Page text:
There are many things that I do that are visible to all of you on my blog.
Many things I share with you are the work of my own hands, and I always
appreciate when you leave comments for me to give me your feedback.
Then there are the things that take place in my home life...things you
don't know or see unless I tell you about them. With the exception of
"pre-cleaning" my studio before I take pictures, you can rest assured that
you still see pretty much the essence of who I am, or who I've become.
As you can read on my blog, my favorite quote is
"The way to use life is to do something that outlasts it."
All my life, I've endeavored to do just that. The examples I've set for family;
my interests and pursuits; the organizations to which I've belonged and in which
I've held responsible positions; the jobs I've held; being a good and faithful friend;
caring for my husband and our home, treating our pets with love and kindness;
and the influence I've had on the children in Handsome's and my family...
All these things mean a great deal to me.
Sometimes I'm surprised to find that I've made a mark when I didn't even expect to.
"Dear Grandma Donna,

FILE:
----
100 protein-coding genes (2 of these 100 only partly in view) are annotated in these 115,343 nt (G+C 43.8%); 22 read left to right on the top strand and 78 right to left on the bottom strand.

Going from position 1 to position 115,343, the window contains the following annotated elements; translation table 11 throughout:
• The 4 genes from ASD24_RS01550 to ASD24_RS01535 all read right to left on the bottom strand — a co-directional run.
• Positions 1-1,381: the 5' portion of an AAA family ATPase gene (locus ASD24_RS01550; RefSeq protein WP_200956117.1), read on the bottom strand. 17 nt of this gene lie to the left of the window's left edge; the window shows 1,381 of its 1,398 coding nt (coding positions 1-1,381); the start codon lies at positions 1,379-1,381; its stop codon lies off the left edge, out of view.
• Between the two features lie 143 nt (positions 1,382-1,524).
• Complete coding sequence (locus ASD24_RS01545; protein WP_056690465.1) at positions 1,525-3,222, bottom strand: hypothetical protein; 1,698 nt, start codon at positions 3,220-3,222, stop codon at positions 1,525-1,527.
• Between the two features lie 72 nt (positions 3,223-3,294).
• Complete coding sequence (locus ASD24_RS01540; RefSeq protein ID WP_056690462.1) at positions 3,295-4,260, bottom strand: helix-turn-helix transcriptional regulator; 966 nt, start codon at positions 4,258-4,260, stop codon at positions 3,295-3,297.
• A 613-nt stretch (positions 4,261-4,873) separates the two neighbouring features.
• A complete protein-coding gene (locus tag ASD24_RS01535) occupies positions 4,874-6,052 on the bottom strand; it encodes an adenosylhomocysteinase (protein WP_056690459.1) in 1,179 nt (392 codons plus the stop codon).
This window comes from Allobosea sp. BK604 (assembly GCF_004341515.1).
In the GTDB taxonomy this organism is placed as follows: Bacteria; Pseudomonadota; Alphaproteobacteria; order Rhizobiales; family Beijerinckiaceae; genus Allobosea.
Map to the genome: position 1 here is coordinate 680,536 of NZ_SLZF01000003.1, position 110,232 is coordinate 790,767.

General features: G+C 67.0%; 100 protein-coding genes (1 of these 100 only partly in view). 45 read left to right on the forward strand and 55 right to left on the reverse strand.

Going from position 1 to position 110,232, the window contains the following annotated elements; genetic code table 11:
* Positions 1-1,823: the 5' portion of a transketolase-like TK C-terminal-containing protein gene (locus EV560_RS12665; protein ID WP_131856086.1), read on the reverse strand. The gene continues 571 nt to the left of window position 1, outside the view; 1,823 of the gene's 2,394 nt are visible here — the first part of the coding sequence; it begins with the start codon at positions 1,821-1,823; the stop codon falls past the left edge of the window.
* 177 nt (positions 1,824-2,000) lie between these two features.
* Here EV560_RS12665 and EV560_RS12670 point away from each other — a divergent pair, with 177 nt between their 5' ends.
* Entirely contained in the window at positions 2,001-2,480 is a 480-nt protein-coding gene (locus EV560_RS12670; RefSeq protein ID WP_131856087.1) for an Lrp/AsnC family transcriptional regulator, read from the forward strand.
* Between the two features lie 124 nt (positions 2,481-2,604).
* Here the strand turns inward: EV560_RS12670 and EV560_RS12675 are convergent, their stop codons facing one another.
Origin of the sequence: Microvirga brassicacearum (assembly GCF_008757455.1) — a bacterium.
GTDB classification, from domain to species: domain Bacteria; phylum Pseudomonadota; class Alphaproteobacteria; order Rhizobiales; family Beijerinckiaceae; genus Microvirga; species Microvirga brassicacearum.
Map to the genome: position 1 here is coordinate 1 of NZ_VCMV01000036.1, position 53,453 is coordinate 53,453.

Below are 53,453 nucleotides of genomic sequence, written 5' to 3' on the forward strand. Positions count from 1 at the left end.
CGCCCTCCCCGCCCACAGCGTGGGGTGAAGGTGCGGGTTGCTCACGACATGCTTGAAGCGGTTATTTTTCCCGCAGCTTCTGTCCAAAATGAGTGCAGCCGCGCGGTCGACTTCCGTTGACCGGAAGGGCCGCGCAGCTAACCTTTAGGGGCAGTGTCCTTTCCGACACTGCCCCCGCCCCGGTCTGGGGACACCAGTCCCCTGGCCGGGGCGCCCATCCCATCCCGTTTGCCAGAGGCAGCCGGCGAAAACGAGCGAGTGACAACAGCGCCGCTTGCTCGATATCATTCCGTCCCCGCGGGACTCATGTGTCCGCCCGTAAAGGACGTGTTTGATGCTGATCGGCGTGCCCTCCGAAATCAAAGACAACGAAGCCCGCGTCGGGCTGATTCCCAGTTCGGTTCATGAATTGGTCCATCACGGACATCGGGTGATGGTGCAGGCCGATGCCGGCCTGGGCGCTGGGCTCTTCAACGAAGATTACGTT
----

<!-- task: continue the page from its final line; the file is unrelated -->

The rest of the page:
I heard you have donated blood. I think
you are a good citezen (sic) & an American
hero! P.S. tell Tag we miss him & Grandpa, too.
This came from Granddaughter #1 a year ago when she learned that I had
donated blood. I have O negative blood - coveted by blood banks because
they're able to use it for anyone. It's called the Universal Blood Type for
that reason. I have donated even when we've traveled and the need arose...
a terrible, multiple car accident in Wisconsin one fall, and when Handsome
was hospitalized in Massachusetts for four weeks. That donation was used
to help up to 14 premature babies at Brigham and Women's Hospital in Boston.
I was speechless when our granddaughter sent a letter to me having learned about it.
(Don't you love that she even drew an American flag...
and that Tag was mentioned before Grandpa? hee hee)
It's important to be careful what you say and do in front of children.
They never miss a thing and they learn, even when you don't realize that you're
teaching. In this day and age, I think they need our good examples more than ever.